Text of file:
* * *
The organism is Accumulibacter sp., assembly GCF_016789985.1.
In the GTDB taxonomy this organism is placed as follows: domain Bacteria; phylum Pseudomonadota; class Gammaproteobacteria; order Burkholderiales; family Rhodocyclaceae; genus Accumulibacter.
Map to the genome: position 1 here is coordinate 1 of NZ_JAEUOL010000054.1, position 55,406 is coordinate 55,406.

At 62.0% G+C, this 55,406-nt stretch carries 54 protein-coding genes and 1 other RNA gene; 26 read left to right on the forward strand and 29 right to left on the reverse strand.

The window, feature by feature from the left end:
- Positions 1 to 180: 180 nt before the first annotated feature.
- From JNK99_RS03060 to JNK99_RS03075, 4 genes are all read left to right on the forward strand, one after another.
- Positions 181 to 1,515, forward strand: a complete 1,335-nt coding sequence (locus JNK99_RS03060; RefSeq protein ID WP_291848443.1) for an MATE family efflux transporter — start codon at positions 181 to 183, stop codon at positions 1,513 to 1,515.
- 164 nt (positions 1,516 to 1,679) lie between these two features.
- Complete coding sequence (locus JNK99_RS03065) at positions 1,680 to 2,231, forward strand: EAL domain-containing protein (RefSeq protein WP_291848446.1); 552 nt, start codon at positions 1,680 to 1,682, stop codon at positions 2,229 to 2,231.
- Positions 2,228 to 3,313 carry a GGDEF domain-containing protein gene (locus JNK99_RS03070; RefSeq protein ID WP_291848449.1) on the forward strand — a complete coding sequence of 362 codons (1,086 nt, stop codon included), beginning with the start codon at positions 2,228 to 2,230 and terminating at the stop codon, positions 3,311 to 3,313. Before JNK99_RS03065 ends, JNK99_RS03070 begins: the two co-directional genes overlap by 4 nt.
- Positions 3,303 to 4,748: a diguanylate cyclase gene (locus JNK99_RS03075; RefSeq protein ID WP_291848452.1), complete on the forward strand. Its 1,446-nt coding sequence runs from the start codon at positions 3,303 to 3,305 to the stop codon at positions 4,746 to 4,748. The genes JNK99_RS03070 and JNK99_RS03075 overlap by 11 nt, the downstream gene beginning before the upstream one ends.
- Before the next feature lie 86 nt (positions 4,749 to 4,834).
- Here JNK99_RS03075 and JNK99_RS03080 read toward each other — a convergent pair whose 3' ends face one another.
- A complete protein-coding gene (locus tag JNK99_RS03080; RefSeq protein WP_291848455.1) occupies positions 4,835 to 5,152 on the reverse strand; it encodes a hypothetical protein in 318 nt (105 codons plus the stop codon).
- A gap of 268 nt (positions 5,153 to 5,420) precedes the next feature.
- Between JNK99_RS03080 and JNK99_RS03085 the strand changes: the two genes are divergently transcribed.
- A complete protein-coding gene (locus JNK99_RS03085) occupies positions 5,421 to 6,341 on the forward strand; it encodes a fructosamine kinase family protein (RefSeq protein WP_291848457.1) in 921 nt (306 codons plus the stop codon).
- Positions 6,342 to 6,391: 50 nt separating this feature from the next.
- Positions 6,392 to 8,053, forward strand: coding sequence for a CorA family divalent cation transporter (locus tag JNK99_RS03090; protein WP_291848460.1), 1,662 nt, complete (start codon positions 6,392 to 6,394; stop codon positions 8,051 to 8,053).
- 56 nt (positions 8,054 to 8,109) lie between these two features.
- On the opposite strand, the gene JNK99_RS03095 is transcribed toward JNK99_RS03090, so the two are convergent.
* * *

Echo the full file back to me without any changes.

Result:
The organism is Accumulibacter sp., assembly GCF_016789985.1.
In the GTDB taxonomy this organism is placed as follows: domain Bacteria; phylum Pseudomonadota; class Gammaproteobacteria; order Burkholderiales; family Rhodocyclaceae; genus Accumulibacter.
Map to the genome: position 1 here is coordinate 1 of NZ_JAEUOL010000054.1, position 55,406 is coordinate 55,406.

At 62.0% G+C, this 55,406-nt stretch carries 54 protein-coding genes and 1 other RNA gene; 26 read left to right on the forward strand and 29 right to left on the reverse strand.

The window, feature by feature from the left end:
- Positions 1 to 180: 180 nt before the first annotated feature.
- From JNK99_RS03060 to JNK99_RS03075, 4 genes are all read left to right on the forward strand, one after another.
- Positions 181 to 1,515, forward strand: a complete 1,335-nt coding sequence (locus JNK99_RS03060; RefSeq protein ID WP_291848443.1) for an MATE family efflux transporter — start codon at positions 181 to 183, stop codon at positions 1,513 to 1,515.
- 164 nt (positions 1,516 to 1,679) lie between these two features.
- Complete coding sequence (locus JNK99_RS03065) at positions 1,680 to 2,231, forward strand: EAL domain-containing protein (RefSeq protein WP_291848446.1); 552 nt, start codon at positions 1,680 to 1,682, stop codon at positions 2,229 to 2,231.
- Positions 2,228 to 3,313 carry a GGDEF domain-containing protein gene (locus JNK99_RS03070; RefSeq protein ID WP_291848449.1) on the forward strand — a complete coding sequence of 362 codons (1,086 nt, stop codon included), beginning with the start codon at positions 2,228 to 2,230 and terminating at the stop codon, positions 3,311 to 3,313. Before JNK99_RS03065 ends, JNK99_RS03070 begins: the two co-directional genes overlap by 4 nt.
- Positions 3,303 to 4,748: a diguanylate cyclase gene (locus JNK99_RS03075; RefSeq protein ID WP_291848452.1), complete on the forward strand. Its 1,446-nt coding sequence runs from the start codon at positions 3,303 to 3,305 to the stop codon at positions 4,746 to 4,748. The genes JNK99_RS03070 and JNK99_RS03075 overlap by 11 nt, the downstream gene beginning before the upstream one ends.
- Before the next feature lie 86 nt (positions 4,749 to 4,834).
- Here JNK99_RS03075 and JNK99_RS03080 read toward each other — a convergent pair whose 3' ends face one another.
- A complete protein-coding gene (locus tag JNK99_RS03080; RefSeq protein WP_291848455.1) occupies positions 4,835 to 5,152 on the reverse strand; it encodes a hypothetical protein in 318 nt (105 codons plus the stop codon).
- A gap of 268 nt (positions 5,153 to 5,420) precedes the next feature.
- Between JNK99_RS03080 and JNK99_RS03085 the strand changes: the two genes are divergently transcribed.
- A complete protein-coding gene (locus JNK99_RS03085) occupies positions 5,421 to 6,341 on the forward strand; it encodes a fructosamine kinase family protein (RefSeq protein WP_291848457.1) in 921 nt (306 codons plus the stop codon).
- Positions 6,342 to 6,391: 50 nt separating this feature from the next.
- Positions 6,392 to 8,053, forward strand: coding sequence for a CorA family divalent cation transporter (locus tag JNK99_RS03090; protein WP_291848460.1), 1,662 nt, complete (start codon positions 6,392 to 6,394; stop codon positions 8,051 to 8,053).
- 56 nt (positions 8,054 to 8,109) lie between these two features.
- On the opposite strand, the gene JNK99_RS03095 is transcribed toward JNK99_RS03090, so the two are convergent.